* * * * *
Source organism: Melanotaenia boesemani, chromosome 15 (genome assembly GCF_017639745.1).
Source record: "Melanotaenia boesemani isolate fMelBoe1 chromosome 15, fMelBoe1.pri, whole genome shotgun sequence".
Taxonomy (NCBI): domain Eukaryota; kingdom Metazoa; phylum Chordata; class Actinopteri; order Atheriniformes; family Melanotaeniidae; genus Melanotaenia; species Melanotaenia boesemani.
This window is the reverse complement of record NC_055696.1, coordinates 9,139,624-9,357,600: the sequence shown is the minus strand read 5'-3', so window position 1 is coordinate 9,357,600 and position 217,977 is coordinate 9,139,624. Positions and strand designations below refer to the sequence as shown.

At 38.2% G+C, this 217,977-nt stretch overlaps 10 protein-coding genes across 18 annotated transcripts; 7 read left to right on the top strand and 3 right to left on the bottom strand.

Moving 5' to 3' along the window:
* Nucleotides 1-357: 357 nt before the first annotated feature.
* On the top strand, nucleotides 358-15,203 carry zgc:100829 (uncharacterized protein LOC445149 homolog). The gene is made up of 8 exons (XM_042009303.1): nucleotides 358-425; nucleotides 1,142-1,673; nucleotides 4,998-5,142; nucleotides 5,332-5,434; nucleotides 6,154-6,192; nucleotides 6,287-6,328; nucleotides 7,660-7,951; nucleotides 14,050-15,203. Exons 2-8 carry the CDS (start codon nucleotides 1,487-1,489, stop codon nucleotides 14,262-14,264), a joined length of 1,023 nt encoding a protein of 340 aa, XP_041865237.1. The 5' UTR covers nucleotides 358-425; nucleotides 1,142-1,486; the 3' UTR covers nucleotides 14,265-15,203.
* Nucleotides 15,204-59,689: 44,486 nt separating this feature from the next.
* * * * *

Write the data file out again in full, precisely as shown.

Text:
Source organism: Melanotaenia boesemani, chromosome 15 (genome assembly GCF_017639745.1).
Source record: "Melanotaenia boesemani isolate fMelBoe1 chromosome 15, fMelBoe1.pri, whole genome shotgun sequence".
Taxonomy (NCBI): domain Eukaryota; kingdom Metazoa; phylum Chordata; class Actinopteri; order Atheriniformes; family Melanotaeniidae; genus Melanotaenia; species Melanotaenia boesemani.
This window is the reverse complement of record NC_055696.1, coordinates 9,139,624-9,357,600: the sequence shown is the minus strand read 5'-3', so window position 1 is coordinate 9,357,600 and position 217,977 is coordinate 9,139,624. Positions and strand designations below refer to the sequence as shown.

At 38.2% G+C, this 217,977-nt stretch overlaps 10 protein-coding genes across 18 annotated transcripts; 7 read left to right on the top strand and 3 right to left on the bottom strand.

Moving 5' to 3' along the window:
* Nucleotides 1-357: 357 nt before the first annotated feature.
* On the top strand, nucleotides 358-15,203 carry zgc:100829 (uncharacterized protein LOC445149 homolog). The gene is made up of 8 exons (XM_042009303.1): nucleotides 358-425; nucleotides 1,142-1,673; nucleotides 4,998-5,142; nucleotides 5,332-5,434; nucleotides 6,154-6,192; nucleotides 6,287-6,328; nucleotides 7,660-7,951; nucleotides 14,050-15,203. Exons 2-8 carry the CDS (start codon nucleotides 1,487-1,489, stop codon nucleotides 14,262-14,264), a joined length of 1,023 nt encoding a protein of 340 aa, XP_041865237.1. The 5' UTR covers nucleotides 358-425; nucleotides 1,142-1,486; the 3' UTR covers nucleotides 14,265-15,203.
* Nucleotides 15,204-59,689: 44,486 nt separating this feature from the next.